If you have been following along, then you know that at Beer Bettys we have been working our way down the long row of taps at The Mayor of Old Town, which are arranged by style. We covered “light” beers, wheat beers and pale ales thus far. Naturally, next would be IPAs, right? Not this week! We completely forgot the first few taps along the line, ciders. When I walked in and saw Strongbow and Woodchuck among the flight I was skeptical. Growing up I never drank juice or pop despite my families Pepsi obsession. It was just too sweet for me, and as I would say when I was young, “makes my mouth sticky”. I know now that sticky feeling is the dry lingering crispness that ciders and wines leave too, and I am still not a fan. The times I can recall drinking a cider, I’ve ended up mixing it with something like Young’s Double Chocolate Stout to cut the sweetness (which is a fabulous dessert spin off of a black and tan).
Michelle began by explaining to us how ciders are made. I am familiar with the process to make beer, but vaguely familiar with the process to make cider. I assumed you could make cider by just adding yeast to juice, and it is indeed exactly that. After fermenting your juice with yeast, you can let it age, depending on the recipe. Of course you can add other adjuncts too for flavor, such as sugar, which a lot do. We also learned that in the early American Colonial era cider houses were just as, if not more popular, than breweries. It was easier to produce apples in the Northeast, than grain, which often went to other food sources.
At the end of the flight, I still wasn’t sold on ciders. I did however gain a greater appreciation for them, and would be more likely to order a new cider in the future. My palate is not trained to taste cider, or wine for that matter, but I would love to expand my knowledge eventually. However, it is hard to drink ciders and wine when you are surrounded by so much delicious beer like we are here. There have been a couple of cider companies popping up around Colorado, and considering our breeding stock for beer, I am sure they ferment some great juices. Hopefully, I will have more chances in the future to try some locally crafted ciders.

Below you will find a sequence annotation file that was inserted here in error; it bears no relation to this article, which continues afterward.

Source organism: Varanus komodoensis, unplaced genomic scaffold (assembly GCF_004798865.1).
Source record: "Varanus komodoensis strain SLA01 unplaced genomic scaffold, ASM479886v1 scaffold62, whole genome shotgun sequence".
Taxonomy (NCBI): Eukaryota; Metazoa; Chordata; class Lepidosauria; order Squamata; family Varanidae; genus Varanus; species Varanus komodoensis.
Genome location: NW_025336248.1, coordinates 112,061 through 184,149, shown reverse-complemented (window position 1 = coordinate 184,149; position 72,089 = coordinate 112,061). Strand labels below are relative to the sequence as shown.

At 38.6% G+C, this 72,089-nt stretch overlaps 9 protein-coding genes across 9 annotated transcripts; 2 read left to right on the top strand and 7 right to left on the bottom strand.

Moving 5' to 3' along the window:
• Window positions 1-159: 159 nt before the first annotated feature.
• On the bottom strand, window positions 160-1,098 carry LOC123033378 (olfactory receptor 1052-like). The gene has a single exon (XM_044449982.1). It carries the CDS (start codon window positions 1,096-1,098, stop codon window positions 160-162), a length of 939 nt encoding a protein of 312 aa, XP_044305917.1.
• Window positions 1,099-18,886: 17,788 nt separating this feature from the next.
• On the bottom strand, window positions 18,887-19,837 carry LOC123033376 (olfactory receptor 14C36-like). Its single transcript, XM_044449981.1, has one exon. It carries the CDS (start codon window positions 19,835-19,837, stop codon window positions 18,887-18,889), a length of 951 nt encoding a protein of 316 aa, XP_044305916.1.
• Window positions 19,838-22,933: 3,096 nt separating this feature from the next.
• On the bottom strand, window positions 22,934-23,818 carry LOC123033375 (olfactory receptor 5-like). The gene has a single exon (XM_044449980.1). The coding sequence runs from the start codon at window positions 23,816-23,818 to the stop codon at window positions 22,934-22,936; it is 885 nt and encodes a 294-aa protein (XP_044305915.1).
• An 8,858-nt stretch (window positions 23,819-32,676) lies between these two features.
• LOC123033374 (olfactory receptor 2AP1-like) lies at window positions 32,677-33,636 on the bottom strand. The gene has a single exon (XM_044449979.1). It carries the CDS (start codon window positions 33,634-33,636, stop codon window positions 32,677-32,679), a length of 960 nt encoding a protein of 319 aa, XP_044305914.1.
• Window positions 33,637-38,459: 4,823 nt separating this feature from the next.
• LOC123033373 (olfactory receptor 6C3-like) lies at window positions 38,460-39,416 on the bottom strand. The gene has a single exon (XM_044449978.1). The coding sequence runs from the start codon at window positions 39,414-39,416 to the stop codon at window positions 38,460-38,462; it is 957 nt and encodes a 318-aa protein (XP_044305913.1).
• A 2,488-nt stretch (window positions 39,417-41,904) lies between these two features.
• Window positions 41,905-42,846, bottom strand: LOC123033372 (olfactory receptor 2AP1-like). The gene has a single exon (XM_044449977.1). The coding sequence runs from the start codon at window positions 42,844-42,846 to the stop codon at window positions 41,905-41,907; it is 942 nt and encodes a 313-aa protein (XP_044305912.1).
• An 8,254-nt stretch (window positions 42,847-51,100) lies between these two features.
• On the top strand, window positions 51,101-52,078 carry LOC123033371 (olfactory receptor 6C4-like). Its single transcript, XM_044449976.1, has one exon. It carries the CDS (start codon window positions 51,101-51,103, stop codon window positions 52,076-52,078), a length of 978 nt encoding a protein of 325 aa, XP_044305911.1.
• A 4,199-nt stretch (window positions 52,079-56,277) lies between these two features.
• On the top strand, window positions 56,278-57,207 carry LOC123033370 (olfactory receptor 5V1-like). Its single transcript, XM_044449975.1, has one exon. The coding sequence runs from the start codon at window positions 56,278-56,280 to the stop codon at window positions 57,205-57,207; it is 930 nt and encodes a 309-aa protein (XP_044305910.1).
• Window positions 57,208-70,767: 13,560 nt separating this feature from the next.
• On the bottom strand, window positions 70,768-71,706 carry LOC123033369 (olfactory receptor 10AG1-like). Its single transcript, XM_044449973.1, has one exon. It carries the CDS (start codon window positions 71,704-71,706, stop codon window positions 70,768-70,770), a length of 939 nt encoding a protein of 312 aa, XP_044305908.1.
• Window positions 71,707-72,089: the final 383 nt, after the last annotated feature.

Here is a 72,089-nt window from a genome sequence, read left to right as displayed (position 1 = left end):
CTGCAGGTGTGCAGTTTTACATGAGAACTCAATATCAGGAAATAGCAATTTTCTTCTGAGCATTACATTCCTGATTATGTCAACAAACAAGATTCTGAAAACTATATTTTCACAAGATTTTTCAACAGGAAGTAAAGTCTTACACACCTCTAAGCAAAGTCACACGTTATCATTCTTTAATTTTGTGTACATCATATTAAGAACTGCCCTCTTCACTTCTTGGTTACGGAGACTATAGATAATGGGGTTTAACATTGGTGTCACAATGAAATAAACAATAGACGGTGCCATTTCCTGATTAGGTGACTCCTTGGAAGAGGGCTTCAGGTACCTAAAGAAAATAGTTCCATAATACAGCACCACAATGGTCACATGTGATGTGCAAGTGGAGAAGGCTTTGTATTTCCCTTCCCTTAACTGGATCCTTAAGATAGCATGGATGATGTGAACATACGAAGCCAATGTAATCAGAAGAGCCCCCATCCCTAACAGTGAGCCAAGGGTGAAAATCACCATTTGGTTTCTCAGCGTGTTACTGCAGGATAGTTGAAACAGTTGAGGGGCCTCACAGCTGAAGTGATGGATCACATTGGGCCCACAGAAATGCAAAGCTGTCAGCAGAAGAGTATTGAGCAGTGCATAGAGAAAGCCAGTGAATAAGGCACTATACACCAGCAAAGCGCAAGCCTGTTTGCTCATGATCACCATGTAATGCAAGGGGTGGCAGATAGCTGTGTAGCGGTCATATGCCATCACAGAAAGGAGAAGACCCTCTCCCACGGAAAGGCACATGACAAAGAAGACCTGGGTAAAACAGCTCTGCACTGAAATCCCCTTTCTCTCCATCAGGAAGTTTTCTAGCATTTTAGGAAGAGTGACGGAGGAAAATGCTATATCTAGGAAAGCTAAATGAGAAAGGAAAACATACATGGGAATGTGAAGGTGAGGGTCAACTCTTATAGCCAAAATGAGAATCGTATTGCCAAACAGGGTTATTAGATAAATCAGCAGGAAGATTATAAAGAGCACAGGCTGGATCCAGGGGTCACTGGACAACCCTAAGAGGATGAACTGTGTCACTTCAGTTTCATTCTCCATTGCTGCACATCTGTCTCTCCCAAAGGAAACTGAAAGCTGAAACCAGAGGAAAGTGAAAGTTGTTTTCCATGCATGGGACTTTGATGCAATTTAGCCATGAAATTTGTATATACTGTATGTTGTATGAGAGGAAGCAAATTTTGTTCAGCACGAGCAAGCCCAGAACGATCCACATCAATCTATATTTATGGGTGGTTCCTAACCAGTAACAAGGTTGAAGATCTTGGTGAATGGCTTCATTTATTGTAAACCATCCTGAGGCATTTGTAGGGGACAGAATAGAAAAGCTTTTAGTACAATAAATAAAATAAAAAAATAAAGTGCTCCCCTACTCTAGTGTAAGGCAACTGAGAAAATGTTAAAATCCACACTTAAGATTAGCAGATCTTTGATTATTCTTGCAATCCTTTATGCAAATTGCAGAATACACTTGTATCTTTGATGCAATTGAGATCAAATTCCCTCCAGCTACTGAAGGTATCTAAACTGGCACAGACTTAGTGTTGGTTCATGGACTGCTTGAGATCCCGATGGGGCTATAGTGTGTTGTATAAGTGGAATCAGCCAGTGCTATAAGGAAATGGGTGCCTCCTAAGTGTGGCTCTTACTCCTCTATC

I won’t be providing many tasting notes for this class. As I stated above, my palate isn’t ready to take these apart. I mean, who really wants to hear me say “apple” “dry” “sweet” a hundred times? I might even throw a couple “crisp”‘s in there.
Strongbow Cider (5.3% ABV)- Owned by Heineken, this across the pond cider can sometimes come in a can. It was golden in color, and has added sugar.
Woodchuck Pear Cider (4% ABV) – You have probably seen this one at your liquor store. Made in Vermont and distributed by InBev (Budweiser) this also has added sugar. It almost looked like water in the glass, had it not been for the carbonation. The sweetest of the 3, with added sugar, is was surprisingly my favorite. However, I think this is only because it was pear, and not apple. They make several different varieties including a raspberry and one using a Belgian yeast.
Julian Hard Cider (6.99% ABV)- This is one of the original recipes colonial Americans used and has been passed down through generations since 1670. Highly carbonated, it was almost like drinking champagne. It was my least favorite, but I seemed to be the minority in that as many Bettys ordered a full glass after their taster flight.
St. Lupulin (8.82% ABV)- Yes, I know, this is not a cider. It is however, one of Michelle’s (and mine) favorites and a great introduction to hops. You can read more about my experiences with the patron saint of hops, here.